Background: The few controlled studies of methylphenidate (MPH) in adults with attention deficit/hyperactivity disorder (ADHD) have reported equivocal results. A previous, pilot study by our group suggested that these results were due to inadequate dosing.
Method: We conducted a randomized, 6-week, placebo-controlled, parallel study of MPH in 146 adult patients with DSM-IV ADHD using standardized instruments for diagnosis, separate assessments of ADHD, depressive and anxiety symptoms, and a robust average oral daily dose of 1.1 mg/kg/day.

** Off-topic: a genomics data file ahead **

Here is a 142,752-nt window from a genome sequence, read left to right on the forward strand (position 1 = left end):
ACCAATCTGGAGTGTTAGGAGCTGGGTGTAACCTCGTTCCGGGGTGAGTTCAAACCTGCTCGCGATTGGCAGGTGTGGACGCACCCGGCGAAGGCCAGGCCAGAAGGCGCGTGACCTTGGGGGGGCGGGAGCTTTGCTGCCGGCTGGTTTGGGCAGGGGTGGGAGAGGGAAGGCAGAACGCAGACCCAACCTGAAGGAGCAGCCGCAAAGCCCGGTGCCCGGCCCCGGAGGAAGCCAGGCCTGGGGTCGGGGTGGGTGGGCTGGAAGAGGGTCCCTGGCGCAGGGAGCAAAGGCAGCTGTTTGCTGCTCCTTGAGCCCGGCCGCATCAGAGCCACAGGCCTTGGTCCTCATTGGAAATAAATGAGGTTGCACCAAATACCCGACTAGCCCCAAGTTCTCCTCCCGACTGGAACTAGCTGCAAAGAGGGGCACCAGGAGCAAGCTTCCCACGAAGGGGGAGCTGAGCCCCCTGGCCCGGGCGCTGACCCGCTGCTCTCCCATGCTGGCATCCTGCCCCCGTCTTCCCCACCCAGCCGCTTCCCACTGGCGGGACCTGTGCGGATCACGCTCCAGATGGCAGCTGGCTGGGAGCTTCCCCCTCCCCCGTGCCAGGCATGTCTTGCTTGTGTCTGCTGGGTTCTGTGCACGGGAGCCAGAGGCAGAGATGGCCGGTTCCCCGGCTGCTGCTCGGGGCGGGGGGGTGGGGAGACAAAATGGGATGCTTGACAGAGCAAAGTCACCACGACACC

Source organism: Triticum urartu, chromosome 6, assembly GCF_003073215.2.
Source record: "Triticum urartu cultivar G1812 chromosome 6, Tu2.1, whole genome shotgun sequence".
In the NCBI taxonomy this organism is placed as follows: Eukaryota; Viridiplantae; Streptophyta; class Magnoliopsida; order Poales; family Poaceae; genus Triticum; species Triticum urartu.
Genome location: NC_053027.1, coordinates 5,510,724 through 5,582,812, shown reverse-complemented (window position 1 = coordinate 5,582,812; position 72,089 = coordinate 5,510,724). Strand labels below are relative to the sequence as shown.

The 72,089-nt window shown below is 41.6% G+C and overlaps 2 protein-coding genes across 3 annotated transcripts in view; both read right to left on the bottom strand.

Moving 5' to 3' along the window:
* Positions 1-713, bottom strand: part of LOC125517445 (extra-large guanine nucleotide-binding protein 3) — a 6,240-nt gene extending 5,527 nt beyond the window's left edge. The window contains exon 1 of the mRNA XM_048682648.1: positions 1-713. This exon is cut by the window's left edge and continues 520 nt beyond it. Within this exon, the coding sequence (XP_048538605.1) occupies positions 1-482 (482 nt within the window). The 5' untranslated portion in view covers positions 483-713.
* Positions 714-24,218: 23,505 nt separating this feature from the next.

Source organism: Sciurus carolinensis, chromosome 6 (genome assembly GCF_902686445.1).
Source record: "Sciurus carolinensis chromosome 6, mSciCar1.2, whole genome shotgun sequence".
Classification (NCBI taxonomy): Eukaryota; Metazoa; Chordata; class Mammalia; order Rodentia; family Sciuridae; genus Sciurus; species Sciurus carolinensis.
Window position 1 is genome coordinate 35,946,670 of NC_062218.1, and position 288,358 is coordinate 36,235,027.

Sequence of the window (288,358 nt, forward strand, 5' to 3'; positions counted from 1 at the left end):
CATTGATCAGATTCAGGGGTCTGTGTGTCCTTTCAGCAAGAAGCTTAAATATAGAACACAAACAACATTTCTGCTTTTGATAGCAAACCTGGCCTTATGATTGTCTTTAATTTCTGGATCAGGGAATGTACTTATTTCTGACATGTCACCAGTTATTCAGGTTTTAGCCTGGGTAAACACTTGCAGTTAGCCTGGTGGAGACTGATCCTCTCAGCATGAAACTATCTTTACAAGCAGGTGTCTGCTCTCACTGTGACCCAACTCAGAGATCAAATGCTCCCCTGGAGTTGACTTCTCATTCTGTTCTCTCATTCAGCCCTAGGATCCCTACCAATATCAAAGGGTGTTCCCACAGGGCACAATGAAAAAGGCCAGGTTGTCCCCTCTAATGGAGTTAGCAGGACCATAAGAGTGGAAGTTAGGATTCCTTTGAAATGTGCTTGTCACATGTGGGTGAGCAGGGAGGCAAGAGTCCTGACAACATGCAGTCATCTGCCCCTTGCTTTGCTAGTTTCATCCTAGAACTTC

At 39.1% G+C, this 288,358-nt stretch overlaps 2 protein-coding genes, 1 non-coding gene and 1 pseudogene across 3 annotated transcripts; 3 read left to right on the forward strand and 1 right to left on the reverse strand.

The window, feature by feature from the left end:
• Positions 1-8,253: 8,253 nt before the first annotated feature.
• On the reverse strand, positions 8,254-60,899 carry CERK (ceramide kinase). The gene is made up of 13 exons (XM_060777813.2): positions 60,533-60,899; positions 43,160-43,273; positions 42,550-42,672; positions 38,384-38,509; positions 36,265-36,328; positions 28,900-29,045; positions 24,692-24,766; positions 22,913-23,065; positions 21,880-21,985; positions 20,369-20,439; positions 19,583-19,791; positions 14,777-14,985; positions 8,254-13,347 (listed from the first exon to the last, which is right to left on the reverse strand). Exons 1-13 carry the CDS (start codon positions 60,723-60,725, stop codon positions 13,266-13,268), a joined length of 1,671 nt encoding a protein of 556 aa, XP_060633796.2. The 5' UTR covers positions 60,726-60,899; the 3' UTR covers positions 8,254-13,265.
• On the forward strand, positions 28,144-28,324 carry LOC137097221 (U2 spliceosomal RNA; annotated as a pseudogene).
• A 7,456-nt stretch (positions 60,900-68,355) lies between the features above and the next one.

Results: We found a marked therapeutic response for the MPH treatment of ADHD symptoms that exceeded the placebo response (76% vs. 19%). Treatment was safe and well tolerated. Response to MPH was independent of socioeconomic status, gender, and lifetime history of psychiatric comorbidity.
Conclusions: These results confirm that robust doses of MPH are effective in the treatment of adult ADHD.